“One gram of GHB can be like a can of beer, two grams can be like three cans, and three grams can be like a case,” Steven Fowkes, the controversial chemist and executive director of the Cognitive Enhancement Research Institute (CERI), told The Daily Beast. However, he believes that the culture that forces users to go underground and mix their own substances at home is the problem, and points out the “hypocrisy” of the FDA approving a GHB derivative, Xyrem, to treat narcolepsy while claiming that it is a dangerous drug on other fronts.
Fowkes, who presented a case to the California State Legislature in 1997 to keep GHB available, maintained that his solution would be to make the drug legal—and regulated. He added that GHB has a bad rap because on its own, it has no anesthetizing effect—it’s only when the drug is combined with something that does, like alcohol, which causes problems.
Sixteen thousand people have overdosed on GHB and 70 have died since 1990, according to data provided by the Substance Abuse and Mental Health Services Administration. This is, admittedly, a tiny number when compared with the 100,000 deaths reported annually by the Centers for Disease Control (CDC) due to alcohol—but many experts believe that, because GHB is often undetected, these may only be the tip of the iceberg.
In March, only a few weeks before BuzzFeed reported on the resurgence of the drug among emergency room doctors and gay clubbers in San Francisco, two people overdosed on GHB at a popular club in Park City, Utah. In July, the LAPD reported that one woman died and two were left in critical condition after they took the drug while partying at a Venice Beach house.
A recent New York University study that examined the connection between rave culture and drug use in high school seniors found that the use of illicit “club drugs” including GHB and ketamine were almost six times more prevalent among “teen ravers” than students who did not attend EDM events.
So why do ravers take the risk?
Not surprisingly, young clubbers who smuggle the liquid in water, Gatorade, or eye drop containers love the drug for the same reason as their older celeb counterparts: It’s very difficult for police to detect and leaves the blood within a few hours, making it ideal for those who have been through rehab, or face regular drug tests for other substances.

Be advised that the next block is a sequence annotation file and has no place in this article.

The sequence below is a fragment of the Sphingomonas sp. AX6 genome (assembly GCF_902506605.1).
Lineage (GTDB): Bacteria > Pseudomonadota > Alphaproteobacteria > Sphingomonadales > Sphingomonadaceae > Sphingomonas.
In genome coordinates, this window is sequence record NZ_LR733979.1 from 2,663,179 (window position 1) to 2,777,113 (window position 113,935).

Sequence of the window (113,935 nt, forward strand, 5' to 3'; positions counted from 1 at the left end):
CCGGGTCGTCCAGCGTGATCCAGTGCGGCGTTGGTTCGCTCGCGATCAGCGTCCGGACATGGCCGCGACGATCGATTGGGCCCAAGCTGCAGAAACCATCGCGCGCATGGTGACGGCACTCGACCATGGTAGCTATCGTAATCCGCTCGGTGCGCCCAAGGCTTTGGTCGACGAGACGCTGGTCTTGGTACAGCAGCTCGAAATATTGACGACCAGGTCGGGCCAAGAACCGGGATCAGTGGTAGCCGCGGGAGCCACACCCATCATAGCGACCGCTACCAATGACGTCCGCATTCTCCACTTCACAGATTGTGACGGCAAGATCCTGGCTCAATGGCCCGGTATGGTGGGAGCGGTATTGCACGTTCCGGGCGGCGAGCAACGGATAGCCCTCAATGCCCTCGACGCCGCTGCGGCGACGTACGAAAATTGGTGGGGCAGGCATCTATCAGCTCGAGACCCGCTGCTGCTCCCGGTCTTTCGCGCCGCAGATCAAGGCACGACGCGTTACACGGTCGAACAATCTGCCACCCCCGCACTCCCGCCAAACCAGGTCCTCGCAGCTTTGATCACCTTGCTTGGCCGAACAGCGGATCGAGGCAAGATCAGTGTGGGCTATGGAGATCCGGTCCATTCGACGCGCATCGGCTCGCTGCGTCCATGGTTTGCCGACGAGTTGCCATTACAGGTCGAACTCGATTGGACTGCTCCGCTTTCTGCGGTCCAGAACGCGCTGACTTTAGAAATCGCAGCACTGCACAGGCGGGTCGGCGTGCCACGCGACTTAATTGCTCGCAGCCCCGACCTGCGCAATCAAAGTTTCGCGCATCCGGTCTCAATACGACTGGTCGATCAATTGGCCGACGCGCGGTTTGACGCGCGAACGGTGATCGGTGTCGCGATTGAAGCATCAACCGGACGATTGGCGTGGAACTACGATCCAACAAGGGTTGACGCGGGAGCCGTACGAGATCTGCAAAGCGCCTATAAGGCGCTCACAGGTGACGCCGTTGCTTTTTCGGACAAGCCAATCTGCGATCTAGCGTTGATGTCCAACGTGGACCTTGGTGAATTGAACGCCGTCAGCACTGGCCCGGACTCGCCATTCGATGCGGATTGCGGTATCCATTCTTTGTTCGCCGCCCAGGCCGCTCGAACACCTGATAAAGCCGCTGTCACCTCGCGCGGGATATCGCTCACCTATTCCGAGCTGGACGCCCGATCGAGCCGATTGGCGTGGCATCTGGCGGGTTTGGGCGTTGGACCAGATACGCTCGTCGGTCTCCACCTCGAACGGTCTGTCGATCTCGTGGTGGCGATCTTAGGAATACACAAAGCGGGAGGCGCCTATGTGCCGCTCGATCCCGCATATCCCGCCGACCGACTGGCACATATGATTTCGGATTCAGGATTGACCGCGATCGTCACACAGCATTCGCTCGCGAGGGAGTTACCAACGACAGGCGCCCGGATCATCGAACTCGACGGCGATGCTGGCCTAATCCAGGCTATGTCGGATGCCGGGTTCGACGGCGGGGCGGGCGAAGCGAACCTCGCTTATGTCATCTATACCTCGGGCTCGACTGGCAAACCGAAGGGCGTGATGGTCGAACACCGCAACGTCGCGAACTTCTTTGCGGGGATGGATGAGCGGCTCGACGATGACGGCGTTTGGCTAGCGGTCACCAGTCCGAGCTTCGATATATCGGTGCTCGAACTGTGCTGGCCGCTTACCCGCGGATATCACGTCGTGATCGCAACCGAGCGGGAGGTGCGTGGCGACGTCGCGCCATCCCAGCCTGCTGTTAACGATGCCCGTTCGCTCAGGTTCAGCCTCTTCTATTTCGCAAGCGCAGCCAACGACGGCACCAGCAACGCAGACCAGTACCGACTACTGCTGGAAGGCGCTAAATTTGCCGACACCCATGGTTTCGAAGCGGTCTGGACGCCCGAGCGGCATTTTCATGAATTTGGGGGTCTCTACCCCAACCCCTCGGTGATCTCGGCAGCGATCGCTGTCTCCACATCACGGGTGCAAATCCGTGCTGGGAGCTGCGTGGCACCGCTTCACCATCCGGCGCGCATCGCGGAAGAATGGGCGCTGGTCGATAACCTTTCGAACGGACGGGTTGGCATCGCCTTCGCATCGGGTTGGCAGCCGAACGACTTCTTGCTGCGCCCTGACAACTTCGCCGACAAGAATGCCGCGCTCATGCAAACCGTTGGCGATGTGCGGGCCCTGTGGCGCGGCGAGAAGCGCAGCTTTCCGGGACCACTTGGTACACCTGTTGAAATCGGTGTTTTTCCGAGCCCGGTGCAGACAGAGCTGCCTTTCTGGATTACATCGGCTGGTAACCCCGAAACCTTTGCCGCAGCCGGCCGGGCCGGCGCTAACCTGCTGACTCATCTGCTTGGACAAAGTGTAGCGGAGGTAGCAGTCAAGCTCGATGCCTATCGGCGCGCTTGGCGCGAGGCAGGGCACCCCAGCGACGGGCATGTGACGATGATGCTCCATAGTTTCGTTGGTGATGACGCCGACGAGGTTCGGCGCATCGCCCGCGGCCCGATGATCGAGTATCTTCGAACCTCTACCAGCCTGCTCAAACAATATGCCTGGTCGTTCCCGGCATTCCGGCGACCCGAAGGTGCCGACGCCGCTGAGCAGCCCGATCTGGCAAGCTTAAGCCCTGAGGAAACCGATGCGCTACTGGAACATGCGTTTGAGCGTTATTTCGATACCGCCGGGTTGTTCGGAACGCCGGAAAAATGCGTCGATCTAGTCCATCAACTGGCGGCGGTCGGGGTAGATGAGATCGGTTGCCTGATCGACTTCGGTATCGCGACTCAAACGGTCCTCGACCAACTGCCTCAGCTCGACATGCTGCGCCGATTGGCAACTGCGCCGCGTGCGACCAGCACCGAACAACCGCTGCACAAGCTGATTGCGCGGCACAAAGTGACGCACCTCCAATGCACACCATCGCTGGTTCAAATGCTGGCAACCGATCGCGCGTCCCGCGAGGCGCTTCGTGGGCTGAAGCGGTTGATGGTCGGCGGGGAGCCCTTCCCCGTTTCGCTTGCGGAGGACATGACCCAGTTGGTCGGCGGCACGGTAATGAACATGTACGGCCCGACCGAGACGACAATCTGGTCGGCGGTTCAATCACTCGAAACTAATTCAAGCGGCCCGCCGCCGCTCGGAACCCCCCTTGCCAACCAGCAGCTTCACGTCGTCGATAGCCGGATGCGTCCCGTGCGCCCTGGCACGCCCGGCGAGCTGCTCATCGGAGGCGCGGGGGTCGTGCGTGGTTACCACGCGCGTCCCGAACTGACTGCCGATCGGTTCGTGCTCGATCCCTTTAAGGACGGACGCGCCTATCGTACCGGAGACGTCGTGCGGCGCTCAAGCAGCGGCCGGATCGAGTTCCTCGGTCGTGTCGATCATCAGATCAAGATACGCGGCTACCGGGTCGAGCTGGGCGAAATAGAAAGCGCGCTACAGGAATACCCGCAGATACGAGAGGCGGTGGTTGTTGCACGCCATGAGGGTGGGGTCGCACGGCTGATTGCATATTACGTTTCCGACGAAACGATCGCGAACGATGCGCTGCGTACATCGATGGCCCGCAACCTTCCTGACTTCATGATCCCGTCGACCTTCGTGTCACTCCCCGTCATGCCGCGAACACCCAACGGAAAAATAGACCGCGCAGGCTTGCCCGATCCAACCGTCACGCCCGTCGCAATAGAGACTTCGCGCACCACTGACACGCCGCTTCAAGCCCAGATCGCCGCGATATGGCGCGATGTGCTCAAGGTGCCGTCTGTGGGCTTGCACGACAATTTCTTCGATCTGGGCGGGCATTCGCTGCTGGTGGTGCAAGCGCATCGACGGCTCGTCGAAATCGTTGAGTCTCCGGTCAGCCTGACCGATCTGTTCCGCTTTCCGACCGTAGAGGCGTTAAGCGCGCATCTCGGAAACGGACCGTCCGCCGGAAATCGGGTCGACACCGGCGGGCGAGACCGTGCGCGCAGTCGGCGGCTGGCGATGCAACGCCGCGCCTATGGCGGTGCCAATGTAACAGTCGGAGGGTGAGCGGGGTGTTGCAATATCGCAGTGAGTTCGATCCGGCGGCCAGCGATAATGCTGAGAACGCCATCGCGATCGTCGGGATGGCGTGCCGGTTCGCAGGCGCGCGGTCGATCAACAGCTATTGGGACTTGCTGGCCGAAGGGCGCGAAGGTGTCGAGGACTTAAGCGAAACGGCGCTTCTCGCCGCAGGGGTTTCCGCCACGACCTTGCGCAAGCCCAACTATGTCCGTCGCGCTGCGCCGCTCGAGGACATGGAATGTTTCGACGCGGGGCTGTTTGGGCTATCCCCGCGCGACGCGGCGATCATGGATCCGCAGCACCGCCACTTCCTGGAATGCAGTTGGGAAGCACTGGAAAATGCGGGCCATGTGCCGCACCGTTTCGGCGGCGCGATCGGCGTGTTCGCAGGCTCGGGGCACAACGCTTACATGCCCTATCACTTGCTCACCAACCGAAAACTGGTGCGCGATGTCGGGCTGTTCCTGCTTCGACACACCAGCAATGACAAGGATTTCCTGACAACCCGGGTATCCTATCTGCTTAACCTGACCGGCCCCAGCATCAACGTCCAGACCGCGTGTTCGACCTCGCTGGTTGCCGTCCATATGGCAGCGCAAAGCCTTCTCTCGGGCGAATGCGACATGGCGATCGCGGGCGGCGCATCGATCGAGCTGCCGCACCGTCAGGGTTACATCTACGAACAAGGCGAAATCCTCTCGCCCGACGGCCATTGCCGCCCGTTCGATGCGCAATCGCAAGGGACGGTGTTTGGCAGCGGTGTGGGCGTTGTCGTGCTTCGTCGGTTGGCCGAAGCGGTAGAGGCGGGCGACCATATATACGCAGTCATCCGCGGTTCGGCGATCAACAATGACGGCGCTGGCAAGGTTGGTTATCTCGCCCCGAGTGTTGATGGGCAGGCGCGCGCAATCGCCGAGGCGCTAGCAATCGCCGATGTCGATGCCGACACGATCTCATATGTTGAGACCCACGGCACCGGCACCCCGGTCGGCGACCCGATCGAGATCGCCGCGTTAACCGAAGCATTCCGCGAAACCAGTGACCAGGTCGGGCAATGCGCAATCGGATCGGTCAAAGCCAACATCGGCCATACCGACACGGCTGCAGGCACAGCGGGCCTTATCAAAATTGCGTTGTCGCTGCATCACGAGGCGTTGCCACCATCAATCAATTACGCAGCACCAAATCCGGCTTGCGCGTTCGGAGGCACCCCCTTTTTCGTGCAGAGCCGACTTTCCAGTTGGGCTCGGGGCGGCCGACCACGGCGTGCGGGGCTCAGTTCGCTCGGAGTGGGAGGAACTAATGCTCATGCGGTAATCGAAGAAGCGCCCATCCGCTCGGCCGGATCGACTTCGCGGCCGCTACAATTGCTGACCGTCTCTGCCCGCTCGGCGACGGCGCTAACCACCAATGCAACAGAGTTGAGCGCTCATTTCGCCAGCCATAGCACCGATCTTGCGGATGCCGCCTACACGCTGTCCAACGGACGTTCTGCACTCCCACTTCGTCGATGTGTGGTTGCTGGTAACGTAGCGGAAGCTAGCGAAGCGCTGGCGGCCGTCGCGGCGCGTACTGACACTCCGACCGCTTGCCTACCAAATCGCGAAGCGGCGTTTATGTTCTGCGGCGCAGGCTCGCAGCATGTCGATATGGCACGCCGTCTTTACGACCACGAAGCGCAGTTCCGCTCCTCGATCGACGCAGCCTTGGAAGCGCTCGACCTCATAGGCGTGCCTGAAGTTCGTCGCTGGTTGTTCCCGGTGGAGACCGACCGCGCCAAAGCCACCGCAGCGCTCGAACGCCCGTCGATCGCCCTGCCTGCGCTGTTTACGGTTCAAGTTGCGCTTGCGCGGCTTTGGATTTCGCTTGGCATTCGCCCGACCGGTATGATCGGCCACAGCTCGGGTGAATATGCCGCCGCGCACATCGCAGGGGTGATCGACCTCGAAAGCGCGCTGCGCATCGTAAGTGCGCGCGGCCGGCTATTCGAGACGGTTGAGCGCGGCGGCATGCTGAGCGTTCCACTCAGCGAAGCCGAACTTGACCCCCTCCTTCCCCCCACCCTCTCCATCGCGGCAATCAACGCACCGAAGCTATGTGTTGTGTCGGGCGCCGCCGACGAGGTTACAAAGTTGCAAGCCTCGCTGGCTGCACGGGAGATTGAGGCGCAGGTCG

“I call it the Nick Nolte effect,” said former LAPD detective Trinka Porrata, who now runs ProjectGHB, a nonprofit focused on GHB addiction and recovery. Porrata was referring to the 2002 incident in which the actor was arrested while driving under the influence of GHB, which resulted in the now-infamous wild-haired mug shot. She explained that hospital emergency rooms do not have the technology to test for GHB on site, so they have to send out for additional lab work, which can be expensive and time- consuming. “They do it because no one, including judges, knows what GHB is. The system forces them into it,” she says.
Nolte spoke fondly about GHB binges is a recent interview with GQ. Stamos was released from the hospital the day after he was arrested. He then checked into a residential facility a few days later, where he successfully completed treatment.
Others find that it’s hard to quit once the party is over. The DEA reports that regular use of GHB can lead to addiction and “withdrawal that includes insomnia, anxiety, tremors, increased heart rate and blood pressure, and occasional psychotic thoughts.”
Porrata says that, in her experience dealing with addicts, GHB is “harder to quit than heroin.”
Former Mr. America Mike Scarcella died from GHB withdrawal in 2003, and after baseball star Mike Piazza’s friend and personal trainer Mike Fox shot himself while trying to give up GHB, his mother told the media that the drug is “evil.”
One of the Venice Beach victims warned reporters at the time that the drug that made her feel like a sexual superwoman quickly started to ruin her life. “It instantly made me feel completely euphoric, increased my sex drive; I just felt so at peace,” she said.
Before long, she admitted: "I was urinating myself. I passed out in the shower. I would wake up and not remember anything that happened.” She said that she wants her story out there in hopes people won’t even take that first sip.